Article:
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I walk through the halls of the school I work at and, year after year, I hear parents speaking the same words: “You have to do good in school so you can get into college.”
The irony of the matter is that most of these parents have not attended college themselves, but based on popular opinion, they believe their children will be better off monetarily by attending college. The truth is that college degrees are not nearly as “valuable” as they became in the 70s, 80s, and 90s.
In fact, unless your child requires a degree for his/her proposed profession, a college degree becomes solely a piece of paper. The debt that modern college graduates have incurred is worsened by the fact that there are no jobs(especially jobs over 20K) and college tuition rates are at their highest ever. The result is a large amount of debt that becomes an automatic handicap when starting a life.
From my personal experience, I have found that my major has nothing to do with not finding decent employment, but rather my “lack” of experience denies me employment. Even low-paying jobs like those in retail and entry-level secretarial jobs require two-plus years experience with no substantial education requirements. In other words, I would have been better off not going to college and instead venturing out into the workforce like most of my high school peers.
While I was in my final year of college, I was more than excited to become a contributing member of society. Little did I know that 2009 was the beginning of the worst economic depression since the 1920s. Luckily, I found a job to “hold me over” until I found what everyone refers to as a “real” job.
After two and half years of continuous searching, I have submitted to the notion that multiple low-paying jobs and a newborn sense of entrepreneurship seem to be the only way to move forward.
These new creeds were born from the realization that the hard working, yearning to learn, ready-to-take-on-any-challenge American dream has vanished into dust. Employers are greedy, want more tax breaks, and do not want to work. Everyone wants a “milk” job and, more recently, these jobs have become obsolete — making the job market overly competitive. Therefore, unless you are overqualified for any position to which you are applying, you have no chance.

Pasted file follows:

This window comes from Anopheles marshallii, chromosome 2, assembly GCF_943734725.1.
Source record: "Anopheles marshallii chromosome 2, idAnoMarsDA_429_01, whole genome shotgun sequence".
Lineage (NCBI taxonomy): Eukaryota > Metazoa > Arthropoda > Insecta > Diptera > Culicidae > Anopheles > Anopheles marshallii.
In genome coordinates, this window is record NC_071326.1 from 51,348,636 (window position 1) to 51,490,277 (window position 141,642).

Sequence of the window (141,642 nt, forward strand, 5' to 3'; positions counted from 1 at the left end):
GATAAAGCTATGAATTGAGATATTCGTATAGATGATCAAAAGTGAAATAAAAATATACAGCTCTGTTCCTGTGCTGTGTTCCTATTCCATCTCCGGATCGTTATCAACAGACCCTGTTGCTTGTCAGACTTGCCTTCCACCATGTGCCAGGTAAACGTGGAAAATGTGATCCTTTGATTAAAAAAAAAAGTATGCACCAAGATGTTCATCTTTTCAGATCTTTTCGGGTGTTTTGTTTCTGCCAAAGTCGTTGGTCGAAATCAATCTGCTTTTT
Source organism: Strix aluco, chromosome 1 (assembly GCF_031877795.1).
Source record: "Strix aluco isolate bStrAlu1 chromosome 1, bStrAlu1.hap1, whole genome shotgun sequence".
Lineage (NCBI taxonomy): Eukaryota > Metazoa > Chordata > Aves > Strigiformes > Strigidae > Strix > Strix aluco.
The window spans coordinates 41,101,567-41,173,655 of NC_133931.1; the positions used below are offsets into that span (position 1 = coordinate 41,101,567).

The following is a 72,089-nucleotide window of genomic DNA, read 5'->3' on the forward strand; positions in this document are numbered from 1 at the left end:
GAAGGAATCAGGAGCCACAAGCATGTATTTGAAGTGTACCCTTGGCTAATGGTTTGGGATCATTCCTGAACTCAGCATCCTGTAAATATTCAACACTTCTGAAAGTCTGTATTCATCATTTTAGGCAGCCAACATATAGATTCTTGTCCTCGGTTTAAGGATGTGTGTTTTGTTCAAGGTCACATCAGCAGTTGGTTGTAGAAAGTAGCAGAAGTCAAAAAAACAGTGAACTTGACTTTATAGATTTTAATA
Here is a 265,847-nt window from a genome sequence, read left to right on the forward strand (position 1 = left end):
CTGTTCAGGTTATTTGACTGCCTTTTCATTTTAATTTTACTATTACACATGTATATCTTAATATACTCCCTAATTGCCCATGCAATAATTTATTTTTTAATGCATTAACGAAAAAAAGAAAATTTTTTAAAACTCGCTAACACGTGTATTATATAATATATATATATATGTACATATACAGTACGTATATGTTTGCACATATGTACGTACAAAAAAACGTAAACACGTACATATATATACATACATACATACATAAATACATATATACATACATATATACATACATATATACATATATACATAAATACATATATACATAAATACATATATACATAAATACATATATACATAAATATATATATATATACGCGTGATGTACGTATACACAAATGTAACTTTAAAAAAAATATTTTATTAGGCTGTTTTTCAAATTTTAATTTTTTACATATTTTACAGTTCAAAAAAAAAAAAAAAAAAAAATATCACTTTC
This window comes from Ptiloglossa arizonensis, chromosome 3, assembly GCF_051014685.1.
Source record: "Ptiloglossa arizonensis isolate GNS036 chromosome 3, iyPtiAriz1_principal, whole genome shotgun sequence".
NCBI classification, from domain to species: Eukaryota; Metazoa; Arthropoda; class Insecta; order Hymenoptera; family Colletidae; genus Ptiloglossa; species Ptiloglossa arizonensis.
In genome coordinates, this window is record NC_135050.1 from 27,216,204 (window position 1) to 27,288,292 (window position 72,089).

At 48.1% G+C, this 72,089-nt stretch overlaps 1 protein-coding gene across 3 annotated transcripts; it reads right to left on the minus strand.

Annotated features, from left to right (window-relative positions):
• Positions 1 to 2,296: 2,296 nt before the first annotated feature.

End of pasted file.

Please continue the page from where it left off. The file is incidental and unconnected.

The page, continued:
Plain and simple: America has witnessed the death of employers looking at a prospect employee, seeing potential, and taking a chance on an American kid hoping to help change the world.
Born and raised in Texas, Andie Scharer still considers herself to be a proud resident who claims no allegiance to the stereotype of the typical Texan. Most people find this very surprising considering Andie grew up in a small town 40 miles from Houston. Her parents are school teachers, so the value of an education was ingrained in her at a very early age. Andie was a successful student throughout grade school, never missing one day in 13 years and participating in many extracurricular activities in sports as well as academics.
When college came around, her dream was to attend the University of Michigan and she was accepted. However, Andie also received a large scholarship, which stipulated that she attend a university in the state of Texas. At this point, she had no choice. So, she attended the only Texas college she applied for — the University of Texas at Austin.
She knew nothing of the rivalries, the history, or the academics of UT. However, once she arrived and every minute thereafter until she graduated, was the most enlightening time of her life thus far. Andie learned how to bounce back from a failing GPA after a rowing injury put her on bed rest during her freshman year, she navigated the streets of Florence, Italy for her entire junior year, and she found herself through a diverse universe of experiences.
Currently, Andie is out in the workforce, struggling to stay afloat, but gaining strength and still discovering ways to stay happy and feel alive!